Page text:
Half the room here has taken the training. Right here in this room are those arrogant people you're talking about. I want to find the person who says to me, "This is the only thing." All I can find are people who say, "I know people who say that this is the only thing." They've got to be talking about somebody and I'm trying to find that person. The people in here who have completed the training don't think that it's the only thing. I certainly don't think it is.

So let me try to answer in this way. The arrogance that you perceive, I think, is there. The degree to which you think it's there, I don't think it's there. That is to say, I don't think it's something to be overly concerned about, but maybe that's because I've watched people from the time they get out of the training. I go out of my way to make sure I have interactions with people who completed the training early, in 1971, '72, '73, and '74, just to watch what's happening to those people. I had a gathering in the country to which we invited those people. The result was very interesting. I could remember when those people were talking about the training, and "the training" was every third word. This time nobody even mentioned it. Yes, they looked great: they talked about the things they were doing, and how wonderful things were; but nobody mentioned the training.

It's like the stink of Zen. There's the stink of est. The question is not whether the stink exists, but whether it's pernicious and whether it's long lasting. As far as I can tell, the answer is no to both questions. I keep watching, because there's always the possibility for the answer to become yes.

As to the discussion about the real nature of it, is it really enlightenment yes, it's really enlightenment. So is sitting in a room. Here. This is enlightenment. You think I'm just saying that. I actually mean it. You think that's some philosophy. It isn't. I think many enlightenment games are pointless because they're all about getting enlightened. Getting enlightened is a cheat, because the more you do of that, the more the message is that you aren't enlightened. Clearly, the practice is necessary. The practice of enlightenment is necessary, but it can be done from being enlightened, rather than getting enlightened. When you do the practice from being enlightened, then each one of the steps becomes a step in the expression of the enlightenment.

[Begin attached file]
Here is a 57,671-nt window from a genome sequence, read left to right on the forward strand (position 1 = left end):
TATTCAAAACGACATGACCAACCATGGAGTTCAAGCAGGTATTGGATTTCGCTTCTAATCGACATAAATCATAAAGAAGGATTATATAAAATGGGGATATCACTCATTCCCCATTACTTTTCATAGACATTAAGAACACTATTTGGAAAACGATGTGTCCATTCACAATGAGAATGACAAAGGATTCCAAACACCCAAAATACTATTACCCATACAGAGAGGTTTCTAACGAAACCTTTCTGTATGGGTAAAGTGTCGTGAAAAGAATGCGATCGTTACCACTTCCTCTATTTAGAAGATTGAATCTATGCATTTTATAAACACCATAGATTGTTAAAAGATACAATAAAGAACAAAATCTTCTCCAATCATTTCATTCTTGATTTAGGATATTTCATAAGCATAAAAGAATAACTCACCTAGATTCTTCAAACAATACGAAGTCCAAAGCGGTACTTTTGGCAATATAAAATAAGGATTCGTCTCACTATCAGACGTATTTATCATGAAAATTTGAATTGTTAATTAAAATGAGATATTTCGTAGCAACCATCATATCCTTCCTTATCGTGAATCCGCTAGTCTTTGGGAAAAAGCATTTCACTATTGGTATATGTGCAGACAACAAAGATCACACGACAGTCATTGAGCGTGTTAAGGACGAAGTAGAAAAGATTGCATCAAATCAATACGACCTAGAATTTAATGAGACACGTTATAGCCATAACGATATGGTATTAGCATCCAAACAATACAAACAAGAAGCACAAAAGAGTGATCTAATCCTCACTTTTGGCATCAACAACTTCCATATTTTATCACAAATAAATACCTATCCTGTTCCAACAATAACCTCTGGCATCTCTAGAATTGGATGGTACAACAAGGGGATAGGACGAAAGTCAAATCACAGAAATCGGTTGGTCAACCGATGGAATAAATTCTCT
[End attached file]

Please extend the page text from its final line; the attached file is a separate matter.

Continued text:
JOHN: What's the difference between being "totally enlightened" and just believing that you're enlightened?

WERNER: The primary difference, technically, is that each exists in a different domain. Believing that you're enlightened exists in the epistemological domain of belief. It's totally different from being enlightened, which exists in an epistemological domain that I call abstraction or context. The language structures of belief and the epistemological domain of belief are insufficient to apprehend the domain of context or abstraction. The opposite, however, is not true; the domain of context or abstraction does include the structures of belief.

PAUL REISMAN: During The est Training, the trainer frequently calls the trainees "assholes." Doesn't calling people assholes tell them that they're not enlightened, or don't you intend it that way?

WERNER: First of all, no, calling people anything doesn't necessarily make any statement about their state of enlightenment. If I call you an asshole in the context of your being enlightened, it enlightens you. If I call you an asshole to get you enlightened because you aren't enlightened, it endarkens you.